Esraa el-Taweel, Omar Ali and Suhaib Saad had planned to have a fun night out when they went for a horse ride and a nice dinner June 1. The three friends never anticipated that they would not make it back home.
When all three stopped answering their phones, their families got worried. Ali’s sister Sara is a journalist who learned through her sources that there were dozens of random arrests that night.
Since her brother was last spotted in Maadi, an upscale neighborhood in south Cairo, she headed for the district’s police station searching for him. “The low-ranking police [staff] affirmed that they had seen my brother inside the police station’s prison cells,” Sara told Al-Monitor, “but the police officers denied that he was in their custody.”
Since April, there have been dozens of similar incidents. Activists, students and ordinary citizens in the wrong place at the wrong time have all disappeared. Their families receive informal and unverifiable information about their detention from the police and other prisoners, but the authorities deny their involvement and never officially admit to having arrested them. The Ministry of Interior issued several statements to local newspapers claiming that it is bound by legal procedures and would never arrest anyone without a warrant and a clear charge.
A human rights campaign called “Freedom for the Brave” has been documenting such cases since 2014. Khaled Abdel Hamid, a member of the group, told Al-Monitor, “Forced disappearance is not an unusual practice by the Egyptian security bodies.”
“The past few months, however, have witnessed a huge surge in the numbers of the missing,” said Abdel Hamid, adding that the group has documented the disappearance of at least 163 persons throughout Egypt between April and June.
Abdel Hamid said that there is no single explanation for the phenomenon. “Maybe the police feel that they are acting with complete impunity, they don’t care about the law anymore,” he said.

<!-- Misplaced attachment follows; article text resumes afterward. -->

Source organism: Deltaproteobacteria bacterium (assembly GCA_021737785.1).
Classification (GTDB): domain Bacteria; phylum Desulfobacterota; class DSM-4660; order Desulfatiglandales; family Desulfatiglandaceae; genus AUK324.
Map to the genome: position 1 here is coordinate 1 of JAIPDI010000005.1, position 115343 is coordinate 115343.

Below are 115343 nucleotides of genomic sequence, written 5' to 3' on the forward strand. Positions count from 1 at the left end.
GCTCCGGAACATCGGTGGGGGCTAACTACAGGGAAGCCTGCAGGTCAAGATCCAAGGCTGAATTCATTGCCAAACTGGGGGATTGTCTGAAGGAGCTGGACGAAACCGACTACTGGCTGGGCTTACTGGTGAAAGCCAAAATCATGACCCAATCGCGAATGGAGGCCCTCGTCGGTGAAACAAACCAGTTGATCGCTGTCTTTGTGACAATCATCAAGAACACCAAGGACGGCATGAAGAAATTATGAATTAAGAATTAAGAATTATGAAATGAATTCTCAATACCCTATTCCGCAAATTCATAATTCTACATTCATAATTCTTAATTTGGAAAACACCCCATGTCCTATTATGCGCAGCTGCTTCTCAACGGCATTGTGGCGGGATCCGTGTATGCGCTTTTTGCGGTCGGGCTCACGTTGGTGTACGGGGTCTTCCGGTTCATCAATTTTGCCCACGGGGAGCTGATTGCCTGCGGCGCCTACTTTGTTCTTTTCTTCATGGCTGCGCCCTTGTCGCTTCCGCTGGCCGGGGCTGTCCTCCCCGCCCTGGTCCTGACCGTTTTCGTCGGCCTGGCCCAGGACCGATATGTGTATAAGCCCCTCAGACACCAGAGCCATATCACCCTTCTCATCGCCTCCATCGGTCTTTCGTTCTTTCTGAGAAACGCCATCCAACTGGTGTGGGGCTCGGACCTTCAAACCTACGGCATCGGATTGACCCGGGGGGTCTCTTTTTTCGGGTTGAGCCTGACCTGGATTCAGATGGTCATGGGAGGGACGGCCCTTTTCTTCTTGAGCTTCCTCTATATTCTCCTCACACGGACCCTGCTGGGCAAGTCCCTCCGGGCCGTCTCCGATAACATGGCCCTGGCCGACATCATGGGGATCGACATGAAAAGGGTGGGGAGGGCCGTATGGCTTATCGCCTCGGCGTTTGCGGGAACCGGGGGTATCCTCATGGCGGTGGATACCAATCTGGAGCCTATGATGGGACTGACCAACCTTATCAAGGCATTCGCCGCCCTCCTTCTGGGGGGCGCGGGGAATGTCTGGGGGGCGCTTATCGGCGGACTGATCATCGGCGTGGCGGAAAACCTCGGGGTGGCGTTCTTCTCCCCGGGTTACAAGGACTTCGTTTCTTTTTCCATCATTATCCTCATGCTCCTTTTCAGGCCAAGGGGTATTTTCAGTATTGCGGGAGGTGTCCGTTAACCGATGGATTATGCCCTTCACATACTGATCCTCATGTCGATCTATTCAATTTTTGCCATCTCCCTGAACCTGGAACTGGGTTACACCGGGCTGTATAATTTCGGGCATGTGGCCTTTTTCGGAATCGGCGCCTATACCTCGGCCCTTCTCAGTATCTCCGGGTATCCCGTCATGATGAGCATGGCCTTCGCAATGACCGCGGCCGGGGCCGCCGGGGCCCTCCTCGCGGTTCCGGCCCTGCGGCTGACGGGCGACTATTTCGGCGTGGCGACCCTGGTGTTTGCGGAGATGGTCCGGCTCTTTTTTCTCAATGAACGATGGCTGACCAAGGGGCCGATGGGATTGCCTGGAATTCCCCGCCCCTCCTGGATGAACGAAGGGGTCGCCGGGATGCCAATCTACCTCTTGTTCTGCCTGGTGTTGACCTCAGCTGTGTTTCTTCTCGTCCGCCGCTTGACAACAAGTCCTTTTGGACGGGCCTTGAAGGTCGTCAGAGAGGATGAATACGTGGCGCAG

Taweel is a photojournalist who occasionally tweets anti-regime slogans, while Saad seems to have been swept up in the ongoing "Marriott terror cell" trial, in which 20 Al Jazeera journalists are facing charges of plotting to defame Egypt through publishing false news. As for Ali, his sister said that neither she nor her brother are involved in political activism, but their father was a member of the Muslim Brotherhood and was killed in August 2013 during the incident in Rabia al-Adawiya Square.
For weeks, Sara followed the trail of eyewitness reports on her brother’s whereabouts in several prisons and police stations, only to find official denials that he had ever been detained by the police. In mid-June, she received a tip that her brother was in Tora prison. “Some prisoners saw him and informed their families, who then relayed the information to me.”
After multiple requests, Sara was finally allowed to meet her brother. “He had been clearly tortured,” she said, claiming that his right hand was bruised and paralyzed, his left was shaking and there was a healing burn scar on his back.
Sara recalled her brother’s account of his abduction. Police officers in plain clothes forced him and his friends into a civilian car the moment they got out of the Maadi Chili's. Since then, he has been moved between several police stations and prisons, but he was kept blindfolded most of the time and was not allowed to know his location. He was interrogated about his father and whether he himself was involved in a terrorist cell.
She was told by police guards that her brother is facing charges and is awaiting trial, “but we do not know the specifications of the charges, the number of the case or when and where it will take place.”
Saad ended up in the same prison as Ali, but they were separated along the journey between different prisons and were not interrogated together. Saad reappeared in court for his scheduled trial on June 29.
As for Taweel, she was finally found in al-Qanater Prison. Her lawyer, Haleem Heneesh, told Al-Monitor that she will be tried on accusations of publishing false news and defaming the authorities. Heneesh said that the police claimed she was arrested June 15 instead of June 1. “This is a clear indication of foul play to cover up the illegal arrest,” he said.
While these three friends have been found, the fate of many others remains unknown. On April 20, 2014, masked men forced Ahmed Salama, a teacher from Kafr el-Sheikh governorate, into a civilian vehicle while he was walking back home. His wife, Heba Nada, spent weeks searching before she found him June 20 at the governorate's central police station. “I only saw him for few seconds by chance, but the police continue to officially deny he is in custody,” she told Al-Monitor. She has not seen him since.
The rising number of disappearances prompted Egypt’s National Council for Human Rights (NCHR) to organize a hearing last month for the families of missing persons. More than 50 families gave their testimonies.
NCHR member George Isaac told Al-Monitor that the council is preparing a detailed report to be filed to the Cabinet and the president.
Isaac said that such practices are not new or surprising, but the constant security threats and terrorist attacks in Egypt might be linked to the escalating rates of abductions and human rights breaches.